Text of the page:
classic žiž


There are four ways to disavow this impossible/real conjunction of love and sexual enjoyment: (1) the celebration of asexual ‘pure’ love, as if the sexual desire for the beloved demonstrates the love’s inauthenticity; (2) the opposite assertion of intense sex as ‘the only real thing’, which reduces love to a mere imaginary lure; (3) the division of these two aspects, their allocation to two different persons – one loves one’s gentle wife (or the idealized inaccessible Lady), while one has sex with a ‘vulgar’ mistress; or (4) their false immediate merger, in which intense sex is supposed to demonstrate that one ‘truly loves’ one’s partner, as if, in order to prove that our love is a true one, every sexual act has to be the proverbial ‘fuck of the century’. All these four stances are wrong, an escape from assuming the impossible/real conjunction of love and sex; a true love is enough in itself, it makes sex irrelevant – but precisely because ‘fundamentally, it doesn’t matter’, we can fully enjoy it without any superego pressure. And, unexpectedly, this brings us to Lenin.


One Response to “classic žiž”

  1. When, in 1916, Lenin’s (at that point ex-) mistress, Inessa Armand, wrote to him that even a fleeting passion was more poetic and cleaner than kisses without love between a husband and wife, he replied:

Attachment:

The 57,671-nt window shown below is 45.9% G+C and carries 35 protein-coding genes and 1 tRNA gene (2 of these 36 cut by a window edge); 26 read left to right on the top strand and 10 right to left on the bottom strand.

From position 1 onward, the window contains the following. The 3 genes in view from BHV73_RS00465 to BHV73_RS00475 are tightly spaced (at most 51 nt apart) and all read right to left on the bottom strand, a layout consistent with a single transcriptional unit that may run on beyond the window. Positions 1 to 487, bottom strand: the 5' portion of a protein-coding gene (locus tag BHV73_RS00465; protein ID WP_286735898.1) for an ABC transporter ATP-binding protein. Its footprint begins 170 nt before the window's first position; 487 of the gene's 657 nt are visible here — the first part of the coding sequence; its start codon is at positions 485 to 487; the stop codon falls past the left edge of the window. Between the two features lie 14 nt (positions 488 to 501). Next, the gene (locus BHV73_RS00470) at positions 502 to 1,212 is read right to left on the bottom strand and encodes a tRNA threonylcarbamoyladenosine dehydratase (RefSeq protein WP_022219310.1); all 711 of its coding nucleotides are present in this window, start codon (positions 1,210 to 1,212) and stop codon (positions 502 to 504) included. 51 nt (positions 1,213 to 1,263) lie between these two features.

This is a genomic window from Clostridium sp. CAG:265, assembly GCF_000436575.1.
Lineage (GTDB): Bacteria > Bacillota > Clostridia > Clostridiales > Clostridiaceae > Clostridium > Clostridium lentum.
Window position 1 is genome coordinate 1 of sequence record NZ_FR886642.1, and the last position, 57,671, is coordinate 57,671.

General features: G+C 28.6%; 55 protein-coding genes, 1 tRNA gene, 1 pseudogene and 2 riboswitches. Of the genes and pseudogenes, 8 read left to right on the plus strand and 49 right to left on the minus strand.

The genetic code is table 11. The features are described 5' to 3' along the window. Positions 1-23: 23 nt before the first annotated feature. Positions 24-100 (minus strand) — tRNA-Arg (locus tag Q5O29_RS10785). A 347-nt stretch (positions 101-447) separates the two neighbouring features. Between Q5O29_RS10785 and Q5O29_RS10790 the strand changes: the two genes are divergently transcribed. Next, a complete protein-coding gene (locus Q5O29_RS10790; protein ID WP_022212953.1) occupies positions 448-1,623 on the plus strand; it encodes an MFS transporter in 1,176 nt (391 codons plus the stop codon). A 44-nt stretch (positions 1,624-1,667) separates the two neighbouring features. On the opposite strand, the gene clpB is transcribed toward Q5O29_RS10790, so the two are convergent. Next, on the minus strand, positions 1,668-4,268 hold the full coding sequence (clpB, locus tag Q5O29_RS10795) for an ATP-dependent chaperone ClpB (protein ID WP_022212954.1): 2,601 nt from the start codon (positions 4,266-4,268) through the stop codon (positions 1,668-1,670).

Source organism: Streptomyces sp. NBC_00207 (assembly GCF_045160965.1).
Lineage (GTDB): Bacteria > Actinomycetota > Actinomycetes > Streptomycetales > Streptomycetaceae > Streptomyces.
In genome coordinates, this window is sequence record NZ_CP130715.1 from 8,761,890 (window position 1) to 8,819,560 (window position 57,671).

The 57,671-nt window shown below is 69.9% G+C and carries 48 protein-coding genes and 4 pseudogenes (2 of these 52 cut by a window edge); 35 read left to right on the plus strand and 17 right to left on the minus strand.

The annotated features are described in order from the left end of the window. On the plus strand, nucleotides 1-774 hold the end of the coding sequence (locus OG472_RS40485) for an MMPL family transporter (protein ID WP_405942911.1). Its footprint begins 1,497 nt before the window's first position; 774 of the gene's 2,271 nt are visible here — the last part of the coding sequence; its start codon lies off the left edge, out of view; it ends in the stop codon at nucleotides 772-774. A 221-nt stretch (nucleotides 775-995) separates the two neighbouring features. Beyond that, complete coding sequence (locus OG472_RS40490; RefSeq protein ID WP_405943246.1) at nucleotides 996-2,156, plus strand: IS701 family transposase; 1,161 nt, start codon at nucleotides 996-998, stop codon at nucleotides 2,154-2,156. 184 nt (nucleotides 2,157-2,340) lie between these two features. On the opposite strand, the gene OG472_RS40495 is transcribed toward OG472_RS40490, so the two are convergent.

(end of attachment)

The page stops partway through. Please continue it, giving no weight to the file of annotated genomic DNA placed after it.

Kisses without love between vulgar spouses are filthy. I agree. These need to be contrasted … with what? … It would seem: kisses with love. But you contrast ‘a fleeting (why a fleeting?) passion (why not love?)’ – and it comes out logically as if kisses without love (fleeting) are contrasted to marital kisses
    without love … This is odd.

    Lenin’s reply is usually dismissed as proof of his petit-bourgeois sexual constraint, sustained by his bitter memory of their past affair; however, there is more to it. The insight is that the marital ‘kisses without love’ and the extramarital ‘fleeting affair’ are two sides of the same coin – they both shirk from combining the Real of an unconditional passionate attachment with the form of symbolic proclamation. Lenin is deeply right here, although not in the standard prudish sense of preferring ‘normal’ marriage out of love to illicit promiscuity. The underlying insight is that, against all appearances, love and sex are not only distinct, but ultimately incom- patible, that they operate at thoroughly different
    levels, like agape and eros: love is charitable, self-erasing, ashamed of itself, while sex is intense, self-assertive, possessing, inherently violent (or the opposite: possessive love versus gen- erous indulging in sexual pleasures). However, the true miracle occurs when (exceptionally) these two series momentarily coincide, when sex is ‘transubstantiated’ into an act of love – an achievement which is real/impossible in the precise Lacanian sense, and as such marked by an inherent rarity. Today, it is as if the knot of three levels which characterized traditional sexuality (reproduction, sexual pleasure, love) is gradually dissolving: reproduction is left to biogenetic procedures which are making sexual intercourse redundant; sex itself is turned into recreational fun; while love is reduced to the domain of ‘emotion- al fulfilment’. In such a situation, it is all the more precious to be reminded of those rare miraculous moments in which two of these three dimensions can still overlap, i.e., in which jouis-
    sance becomes a sign of love. It is only in these rare moments that sexual activity becomes an authentic Event.

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